In this gripping YA novel about social media bullying and half-truths, one girl’s discovery of a dead baby in her high school locker room rocks an entire community.
Nobody in Beckett’s life seems to be telling the whole story. Her boyfriend Jake keeps hiding texts and might be cheating on her. Her father lied about losing his job before his shocking death. And everyone in school seems to be whispering about her and her family behind her back.
But none of that compares to the day Beckett finds the body of a newborn baby in a gym bag-Jake’s gym bag -on the floor of her high school locker room. As word leaks out, rumors that Beckett’s the mother take off like wildfire in a town all too ready to believe the worst of her. And as the police investigation unfolds, she discovers that everyone has a secret to hide and the truth could alter everything she thought she knew.
- Title: Every Single Lie
- Author: Rachel Vincent
- Publisher: Bloomsbury YA
- Genre: YA, Contemporary, Mystery Thriller
- Targeted Age Range: Young Adult
- Trigger Warnings: Stillbirth, cheating, death of a parent, suicide, drugs, addiction, cyberbullying, rape mention, death threats, mentions of war, PTSD, war-related injuries, childbirth, injuries, grief, bomb threat, anti-abortion rhetoric, teen pregnancy, panic attacks, grief
- Rating: ★★★★
Major thank you to TerminalTours for arranging this blog tour, and to Bloomsbury Publishing for providing me with this ARC! This did not affect my opinions in any way.
If I had to summarize Every Single Lie in a word, I’d ultimately go with gripping. It had me on the edge of my seat, and I had to put it down a few times just to process everything that I had just read. In fact, it’s been a couple days, and I’m still at a loss for how to fully describe it, or the full range of human emotions that I went through when reading Every Single Lie. As someone who grew up on shows like Gossip Girl, Pretty Little Liars, and all sorts of stuff on ABC and the CW, I was immediately interested by the premise of this book. Every time I read or watch anything set in high school with an anonymous account spreading rumors, I’m suddenly incredibly thankful that my own high school confession page never got that out of hand. High school was a difficult time for most people, myself included — I couldn’t imagine dealing with all the things that Beckett did.
Every Single Lie is a deep dive into how quickly rumors spread, and how much of an impact our words have on others. I’ve never lived in a small town – far from it, and yet Every Single Lie made it so easy for me to imagine. Vincent’s writing was so vivid that I felt like I had spent my entire life living in Clifford County myself; that I was the one who had grown up walking up and down Elm Street, and those were my neighbors. The pacing of Every Single Lie was also just right — it wasn’t too fast that I got lost in all the details, but not slow enough that I lost interest in the mystery.
I was deeply engrossed in the mystery, and kept wondering who the parents of the baby were, the circumstances that lead them to what they did, who we could trust and believe in this town. Alongside Beckett, my theories kept on changing based on new information revealed. At one point, Beckett expresses how she feels like everyone’s a suspect, and that’s how I felt too — I didn’t know who to believe and ultimately, when it was revealed who the baby’s parents were, I had to go back and reread the book. Upon backreading, I did see the clues that had been laid out for us from the beginning. In hindsight, I should’ve seen it coming, but I guess not being able to figure it out was the point — Just like Beckett, I hadn’t considered that to be an option.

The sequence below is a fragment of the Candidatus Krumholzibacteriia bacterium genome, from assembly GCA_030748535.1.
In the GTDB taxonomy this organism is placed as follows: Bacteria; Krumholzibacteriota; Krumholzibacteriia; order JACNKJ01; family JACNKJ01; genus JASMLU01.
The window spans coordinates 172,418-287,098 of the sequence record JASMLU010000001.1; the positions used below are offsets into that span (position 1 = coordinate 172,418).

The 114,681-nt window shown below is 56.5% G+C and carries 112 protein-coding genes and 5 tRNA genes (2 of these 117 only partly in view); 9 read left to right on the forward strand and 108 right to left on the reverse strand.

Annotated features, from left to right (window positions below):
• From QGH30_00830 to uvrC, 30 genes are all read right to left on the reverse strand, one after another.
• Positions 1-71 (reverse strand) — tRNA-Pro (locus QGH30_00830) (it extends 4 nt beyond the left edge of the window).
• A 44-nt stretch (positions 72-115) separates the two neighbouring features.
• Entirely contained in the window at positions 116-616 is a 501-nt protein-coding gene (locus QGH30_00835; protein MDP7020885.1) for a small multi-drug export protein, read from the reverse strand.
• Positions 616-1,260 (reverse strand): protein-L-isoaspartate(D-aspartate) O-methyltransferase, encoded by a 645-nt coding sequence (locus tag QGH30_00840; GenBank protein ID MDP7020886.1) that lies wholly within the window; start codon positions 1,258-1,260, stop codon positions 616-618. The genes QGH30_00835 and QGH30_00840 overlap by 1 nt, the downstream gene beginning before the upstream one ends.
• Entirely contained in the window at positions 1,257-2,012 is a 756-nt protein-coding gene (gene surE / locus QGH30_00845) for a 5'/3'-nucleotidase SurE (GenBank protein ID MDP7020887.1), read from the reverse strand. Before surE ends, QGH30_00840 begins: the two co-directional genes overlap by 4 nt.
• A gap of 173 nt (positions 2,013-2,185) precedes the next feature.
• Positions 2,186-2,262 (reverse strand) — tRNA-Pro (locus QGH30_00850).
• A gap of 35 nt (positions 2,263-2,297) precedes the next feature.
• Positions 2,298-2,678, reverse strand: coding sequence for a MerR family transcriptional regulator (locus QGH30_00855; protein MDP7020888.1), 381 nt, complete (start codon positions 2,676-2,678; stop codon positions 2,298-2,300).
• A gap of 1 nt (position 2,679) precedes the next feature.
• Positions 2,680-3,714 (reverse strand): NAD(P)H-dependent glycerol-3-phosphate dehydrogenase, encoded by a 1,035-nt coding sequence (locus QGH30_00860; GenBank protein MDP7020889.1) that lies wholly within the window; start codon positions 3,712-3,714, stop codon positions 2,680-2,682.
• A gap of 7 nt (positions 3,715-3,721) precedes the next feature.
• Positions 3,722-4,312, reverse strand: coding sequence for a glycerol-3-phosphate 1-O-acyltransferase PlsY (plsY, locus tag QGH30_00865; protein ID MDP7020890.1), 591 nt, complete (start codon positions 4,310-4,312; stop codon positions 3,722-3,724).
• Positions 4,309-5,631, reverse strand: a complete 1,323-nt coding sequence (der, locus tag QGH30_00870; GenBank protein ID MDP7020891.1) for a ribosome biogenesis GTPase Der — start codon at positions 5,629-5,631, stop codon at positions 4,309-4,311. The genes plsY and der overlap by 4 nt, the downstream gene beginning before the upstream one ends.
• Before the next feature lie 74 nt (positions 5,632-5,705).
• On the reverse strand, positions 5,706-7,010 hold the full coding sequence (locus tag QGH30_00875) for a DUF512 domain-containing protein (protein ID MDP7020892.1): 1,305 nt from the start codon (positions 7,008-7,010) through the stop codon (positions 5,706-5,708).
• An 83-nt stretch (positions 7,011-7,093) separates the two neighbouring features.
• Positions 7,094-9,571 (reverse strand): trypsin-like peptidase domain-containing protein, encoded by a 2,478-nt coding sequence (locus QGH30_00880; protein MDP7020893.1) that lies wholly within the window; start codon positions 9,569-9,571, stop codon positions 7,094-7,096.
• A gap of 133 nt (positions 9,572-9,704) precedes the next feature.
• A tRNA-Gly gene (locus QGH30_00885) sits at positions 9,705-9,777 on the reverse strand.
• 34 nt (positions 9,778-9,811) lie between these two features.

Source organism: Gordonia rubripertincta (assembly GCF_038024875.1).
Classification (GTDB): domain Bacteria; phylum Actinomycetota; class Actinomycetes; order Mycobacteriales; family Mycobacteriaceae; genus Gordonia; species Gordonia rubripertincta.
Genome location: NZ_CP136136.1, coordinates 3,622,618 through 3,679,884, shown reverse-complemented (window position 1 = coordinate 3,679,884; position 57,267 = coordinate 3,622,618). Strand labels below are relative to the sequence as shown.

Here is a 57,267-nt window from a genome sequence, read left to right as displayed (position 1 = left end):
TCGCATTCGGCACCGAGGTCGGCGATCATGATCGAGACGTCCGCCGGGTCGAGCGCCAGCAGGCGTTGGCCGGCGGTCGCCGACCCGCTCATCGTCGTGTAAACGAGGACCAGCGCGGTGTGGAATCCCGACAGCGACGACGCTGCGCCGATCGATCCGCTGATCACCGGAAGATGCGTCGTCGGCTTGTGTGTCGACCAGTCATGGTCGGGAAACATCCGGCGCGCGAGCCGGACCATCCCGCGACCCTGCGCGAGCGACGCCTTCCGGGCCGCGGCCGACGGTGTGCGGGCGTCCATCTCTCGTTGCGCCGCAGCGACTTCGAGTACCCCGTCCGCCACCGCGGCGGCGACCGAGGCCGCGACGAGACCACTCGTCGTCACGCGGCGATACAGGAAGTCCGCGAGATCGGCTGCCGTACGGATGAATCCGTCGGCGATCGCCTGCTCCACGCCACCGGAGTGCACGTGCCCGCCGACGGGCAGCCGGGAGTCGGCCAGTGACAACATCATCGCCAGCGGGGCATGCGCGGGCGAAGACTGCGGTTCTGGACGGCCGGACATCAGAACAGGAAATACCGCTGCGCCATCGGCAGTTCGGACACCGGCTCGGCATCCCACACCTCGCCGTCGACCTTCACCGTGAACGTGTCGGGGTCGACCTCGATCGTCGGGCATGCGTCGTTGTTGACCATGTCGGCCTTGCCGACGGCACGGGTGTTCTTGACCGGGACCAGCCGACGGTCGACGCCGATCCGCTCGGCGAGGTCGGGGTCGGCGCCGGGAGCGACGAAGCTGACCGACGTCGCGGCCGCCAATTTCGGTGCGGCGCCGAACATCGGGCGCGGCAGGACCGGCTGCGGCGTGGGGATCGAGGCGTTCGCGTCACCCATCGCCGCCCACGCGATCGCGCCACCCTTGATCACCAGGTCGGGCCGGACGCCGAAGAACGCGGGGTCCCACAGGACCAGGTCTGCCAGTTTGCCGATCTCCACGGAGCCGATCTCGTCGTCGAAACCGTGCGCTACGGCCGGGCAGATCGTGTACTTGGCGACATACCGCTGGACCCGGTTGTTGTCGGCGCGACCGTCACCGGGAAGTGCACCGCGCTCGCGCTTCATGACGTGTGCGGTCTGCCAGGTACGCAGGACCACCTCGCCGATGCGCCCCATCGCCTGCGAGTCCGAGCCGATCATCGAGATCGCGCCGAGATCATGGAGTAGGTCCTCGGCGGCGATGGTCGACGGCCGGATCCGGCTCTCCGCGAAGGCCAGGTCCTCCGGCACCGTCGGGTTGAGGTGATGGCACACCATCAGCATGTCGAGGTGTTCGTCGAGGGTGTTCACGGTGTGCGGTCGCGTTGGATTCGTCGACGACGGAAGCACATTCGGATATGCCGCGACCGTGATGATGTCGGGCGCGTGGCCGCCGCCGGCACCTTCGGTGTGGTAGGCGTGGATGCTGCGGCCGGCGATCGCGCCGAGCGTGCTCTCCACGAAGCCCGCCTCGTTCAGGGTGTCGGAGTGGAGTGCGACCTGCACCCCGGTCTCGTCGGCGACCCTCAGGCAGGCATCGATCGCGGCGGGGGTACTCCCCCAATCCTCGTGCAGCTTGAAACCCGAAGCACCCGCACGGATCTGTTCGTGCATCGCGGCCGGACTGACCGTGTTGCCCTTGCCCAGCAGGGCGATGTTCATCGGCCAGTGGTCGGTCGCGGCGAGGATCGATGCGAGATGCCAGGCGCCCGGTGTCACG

The only thing stopping me from giving Every Single Lie a five star review is how some of the character growth felt a little stunted. Beckett doesn’t really learn how to stop being so suspicious of everyone around her, and it isn’t until near the very end that she realizes her role in this. While Beckett and her family do learn how to heal and to move forward, and the ending is tied up, I feel like the community and the adults specifically weren’t held accountable enough. After all, the hateful comments and the judgments don’t just go away. On the whole, I feel like Every Single Lie wrapped up nicely, though – although it leaves me with one question: How do you move forward after experiencing something like that? Whether that’s Beckett, or the mother of the child? Especially as a college junior, and making nationwide news, I just can’t help but wonder how she could move forward from that.
I was appalled and horrified and absolutely heartbroken again and again for the characters in this book. There were so many questions that were brought up, especially around grief and blame, and I felt like all of them were done really well. It wasn’t until I read the acknowledgments that I realized major parts of this book were influenced by Vincent’s own life, or how deeply personal this book was. Every Single Lie met all of my expectations, and I would recommend it to anyone who is a fan of mystery thrillers!
Rachel Vincent is the New York Times bestselling author of several pulse-pounding series for teens and adults. A former English teacher and a champion of the serial comma, Rachel has written more than twenty novels and remains convinced that writing about the things that scare her is the cheapest form of therapy. Rachel shares her home in Oklahoma with two cats, two teenagers, and her husband, who’s been her number one fan from the start. You can find out more about Rachel on her website www.rachelvincent.com or by following her on Twitter @rachelkvincent.
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